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Strother Bullins on JBL Professional Eon One Personal PA

Long recognized as a pioneering name in portable PA (PPA), JBL Professional’s EON Series products are literally everywhere—in clubs, rehearsal spaces, houses-of-worship, theaters, etc. Over time, the EON range has been refined to offer more power and performance at an always-affordable price point to an increasingly demanding PPA marketplace.

JBL’s latest EON product, the EON ONE, is the best example that I can recall to illustrate this line’s massive appeal. At 40.8 lbs. in total, its designers have managed to pack a notably powerful-sounding, configurable-height portable line array and Bluetooth-enabled six-channel mixer with stereo monitor outputs and one knob channel reverb in a truly scratch-resistant, easy-to-carry polypropylene cabinet, all for under $1k street.

Many key features comprise the impressive EON ONE. Once configured (which takes seconds), the first thing I noticed from reference material playback was its balanced sound with notably full, deep-reaching bass response (with a frequency range from 37.5 Hz) thanks to its rigid main cabinet enclosing an unobstructed 10-inch bass-reflex subwoofer powered by a Class D 250 W amplifier. Up top, JBL’s proprietary Directivity Control Geometry technology employs six carefully splayed two-inch mid/high-frequency drivers, effectively distributing its 100-degree by 50-degree coverage pattern; in application, the sound is incredibly evenly distributed, whether listening from a distance or very off axis. Coverage of this quality simply isn’t possible via a traditional “speaker on pole” rig.

EON ONE’s I/O, while limited, is sufficient to support one- to two-performer applications. Channels 1 and 2 provide XLR/quarter-inch jack combo connectors (XLR is a mic level input, quarter-inch is a line level input)—while channels 3 and 4 offer a quarter-inch balanced TRS jack or RCA jack each. Channels 5 and 6 input is via a 3.5mm stereo jack.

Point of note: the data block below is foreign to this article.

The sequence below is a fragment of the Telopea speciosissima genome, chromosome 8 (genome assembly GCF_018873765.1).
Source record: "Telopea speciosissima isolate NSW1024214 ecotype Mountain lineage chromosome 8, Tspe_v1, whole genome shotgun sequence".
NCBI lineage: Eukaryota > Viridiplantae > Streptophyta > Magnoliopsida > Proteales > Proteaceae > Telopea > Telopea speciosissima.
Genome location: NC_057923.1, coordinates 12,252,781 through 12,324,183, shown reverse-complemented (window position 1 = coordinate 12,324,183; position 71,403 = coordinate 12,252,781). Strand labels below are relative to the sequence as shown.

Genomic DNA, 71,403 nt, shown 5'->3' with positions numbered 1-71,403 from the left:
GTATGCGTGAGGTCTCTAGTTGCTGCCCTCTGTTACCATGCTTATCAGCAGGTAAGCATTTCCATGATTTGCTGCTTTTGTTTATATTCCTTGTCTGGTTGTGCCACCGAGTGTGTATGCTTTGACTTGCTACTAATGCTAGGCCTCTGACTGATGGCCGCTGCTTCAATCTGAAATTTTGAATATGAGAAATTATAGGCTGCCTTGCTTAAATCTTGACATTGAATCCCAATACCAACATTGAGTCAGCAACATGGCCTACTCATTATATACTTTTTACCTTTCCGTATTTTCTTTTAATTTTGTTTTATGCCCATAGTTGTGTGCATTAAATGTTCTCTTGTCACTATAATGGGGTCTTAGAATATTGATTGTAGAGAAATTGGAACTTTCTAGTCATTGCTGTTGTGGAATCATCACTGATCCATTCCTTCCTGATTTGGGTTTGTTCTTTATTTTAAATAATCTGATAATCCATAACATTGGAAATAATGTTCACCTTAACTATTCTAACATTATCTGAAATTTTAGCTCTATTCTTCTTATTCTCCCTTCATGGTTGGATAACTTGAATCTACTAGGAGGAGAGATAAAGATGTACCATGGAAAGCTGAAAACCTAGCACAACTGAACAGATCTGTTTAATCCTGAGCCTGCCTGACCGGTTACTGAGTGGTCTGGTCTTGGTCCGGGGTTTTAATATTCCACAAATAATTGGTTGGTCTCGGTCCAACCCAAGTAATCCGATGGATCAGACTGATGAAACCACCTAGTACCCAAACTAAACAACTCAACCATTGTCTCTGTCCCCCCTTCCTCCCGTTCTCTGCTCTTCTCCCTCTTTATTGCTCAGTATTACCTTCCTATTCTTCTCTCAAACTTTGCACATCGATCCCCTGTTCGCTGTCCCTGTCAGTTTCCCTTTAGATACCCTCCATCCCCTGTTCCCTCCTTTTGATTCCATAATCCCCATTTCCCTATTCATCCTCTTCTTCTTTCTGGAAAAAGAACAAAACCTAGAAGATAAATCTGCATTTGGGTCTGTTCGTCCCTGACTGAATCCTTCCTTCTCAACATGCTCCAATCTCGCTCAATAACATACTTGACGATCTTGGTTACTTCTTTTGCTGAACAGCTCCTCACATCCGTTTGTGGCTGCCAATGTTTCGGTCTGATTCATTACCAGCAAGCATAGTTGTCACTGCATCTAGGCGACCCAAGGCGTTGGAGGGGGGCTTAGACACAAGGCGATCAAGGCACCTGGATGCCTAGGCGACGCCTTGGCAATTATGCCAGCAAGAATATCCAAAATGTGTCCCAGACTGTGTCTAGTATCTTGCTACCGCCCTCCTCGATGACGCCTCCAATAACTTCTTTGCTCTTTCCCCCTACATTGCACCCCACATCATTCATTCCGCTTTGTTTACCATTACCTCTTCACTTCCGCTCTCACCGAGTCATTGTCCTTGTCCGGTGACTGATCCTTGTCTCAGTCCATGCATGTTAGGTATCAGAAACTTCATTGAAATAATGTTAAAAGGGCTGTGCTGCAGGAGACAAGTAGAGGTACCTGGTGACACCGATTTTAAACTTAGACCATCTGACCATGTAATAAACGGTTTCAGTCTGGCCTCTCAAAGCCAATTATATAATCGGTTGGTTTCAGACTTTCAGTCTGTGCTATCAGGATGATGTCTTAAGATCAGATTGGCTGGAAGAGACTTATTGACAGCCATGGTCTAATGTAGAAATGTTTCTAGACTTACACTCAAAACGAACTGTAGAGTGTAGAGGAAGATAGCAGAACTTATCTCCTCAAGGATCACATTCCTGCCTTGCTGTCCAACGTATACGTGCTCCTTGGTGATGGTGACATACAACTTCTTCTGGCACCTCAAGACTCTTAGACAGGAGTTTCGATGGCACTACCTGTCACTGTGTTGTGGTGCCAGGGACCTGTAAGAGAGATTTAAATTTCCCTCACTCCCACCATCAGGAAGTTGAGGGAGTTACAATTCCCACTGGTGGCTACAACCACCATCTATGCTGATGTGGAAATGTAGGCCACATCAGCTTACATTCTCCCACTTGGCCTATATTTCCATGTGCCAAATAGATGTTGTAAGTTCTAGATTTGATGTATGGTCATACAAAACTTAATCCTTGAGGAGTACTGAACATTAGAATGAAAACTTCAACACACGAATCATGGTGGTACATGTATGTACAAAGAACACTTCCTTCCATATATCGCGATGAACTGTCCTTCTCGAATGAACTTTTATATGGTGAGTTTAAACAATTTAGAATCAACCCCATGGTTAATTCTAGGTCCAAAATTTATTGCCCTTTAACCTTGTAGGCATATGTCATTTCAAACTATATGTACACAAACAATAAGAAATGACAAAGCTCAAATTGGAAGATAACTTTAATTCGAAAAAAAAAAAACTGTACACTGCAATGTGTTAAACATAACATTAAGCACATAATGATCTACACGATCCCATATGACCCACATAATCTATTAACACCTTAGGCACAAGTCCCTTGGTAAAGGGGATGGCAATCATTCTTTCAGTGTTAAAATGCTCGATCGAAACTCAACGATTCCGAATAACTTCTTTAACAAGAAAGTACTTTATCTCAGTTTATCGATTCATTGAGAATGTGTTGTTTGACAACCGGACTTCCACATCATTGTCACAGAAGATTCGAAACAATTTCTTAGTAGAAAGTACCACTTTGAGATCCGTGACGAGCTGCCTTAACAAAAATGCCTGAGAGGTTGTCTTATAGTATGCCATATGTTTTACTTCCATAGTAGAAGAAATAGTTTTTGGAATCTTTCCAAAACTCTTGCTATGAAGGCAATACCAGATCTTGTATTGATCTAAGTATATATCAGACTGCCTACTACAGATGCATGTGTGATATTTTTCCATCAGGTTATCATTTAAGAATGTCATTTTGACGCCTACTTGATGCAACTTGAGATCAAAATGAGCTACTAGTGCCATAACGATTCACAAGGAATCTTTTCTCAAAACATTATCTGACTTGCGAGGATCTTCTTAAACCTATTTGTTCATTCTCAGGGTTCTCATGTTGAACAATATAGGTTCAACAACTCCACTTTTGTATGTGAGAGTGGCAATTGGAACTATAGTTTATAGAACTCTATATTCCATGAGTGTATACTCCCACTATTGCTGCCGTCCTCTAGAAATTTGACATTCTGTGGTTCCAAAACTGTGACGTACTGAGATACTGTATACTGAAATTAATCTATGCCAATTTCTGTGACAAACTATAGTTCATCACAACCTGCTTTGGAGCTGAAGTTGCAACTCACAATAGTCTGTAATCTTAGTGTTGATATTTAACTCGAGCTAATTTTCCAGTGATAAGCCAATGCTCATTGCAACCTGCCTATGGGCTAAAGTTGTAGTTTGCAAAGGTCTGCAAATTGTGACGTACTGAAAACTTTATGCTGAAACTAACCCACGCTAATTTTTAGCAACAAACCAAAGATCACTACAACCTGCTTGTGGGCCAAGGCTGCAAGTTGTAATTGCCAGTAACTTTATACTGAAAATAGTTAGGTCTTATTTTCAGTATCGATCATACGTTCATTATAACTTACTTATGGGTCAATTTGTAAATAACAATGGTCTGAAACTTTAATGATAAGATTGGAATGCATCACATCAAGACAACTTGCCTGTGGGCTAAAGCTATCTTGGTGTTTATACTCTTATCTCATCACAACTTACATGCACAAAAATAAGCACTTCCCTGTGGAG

Most private events (e.g., weddings, parties, etc.) would be well served by the EON ONE for playback, vocals and announcements, etc. Not only is it just slightly over 40 lbs., it’s weight-balanced and designed in a way to be extremely easy to carry. And it is—I had no problem loading in this PPA with one hand, up two flights of steps without breaking a sweat.

The EON ONE’s integral mixer offers solid-feeling knobs as well as two shelf EQs (labeled “Bass” and “Treble”) and a medium/large hall-type reverb for channels 1 and 2. Most users would probably not need the reverb, but in small quantity, it sounds nice on acoustic guitar and vocal.

In all, the EON ONE is a winner in that it provides the coverage and clarity features inherent in a modern portable line array, more than sufficient power for most club or small venue applications, built-in I/O and mixer, and a most attractive price point. If you’ve never previously considered an EON setup for portable PA applications, I urge you to check out the EON ONE, as it’s a completely different beast for its moniker.

Strother Bullins is Technology Editor for NewBay Media’s AV/Pro Audio Group. [email protected]

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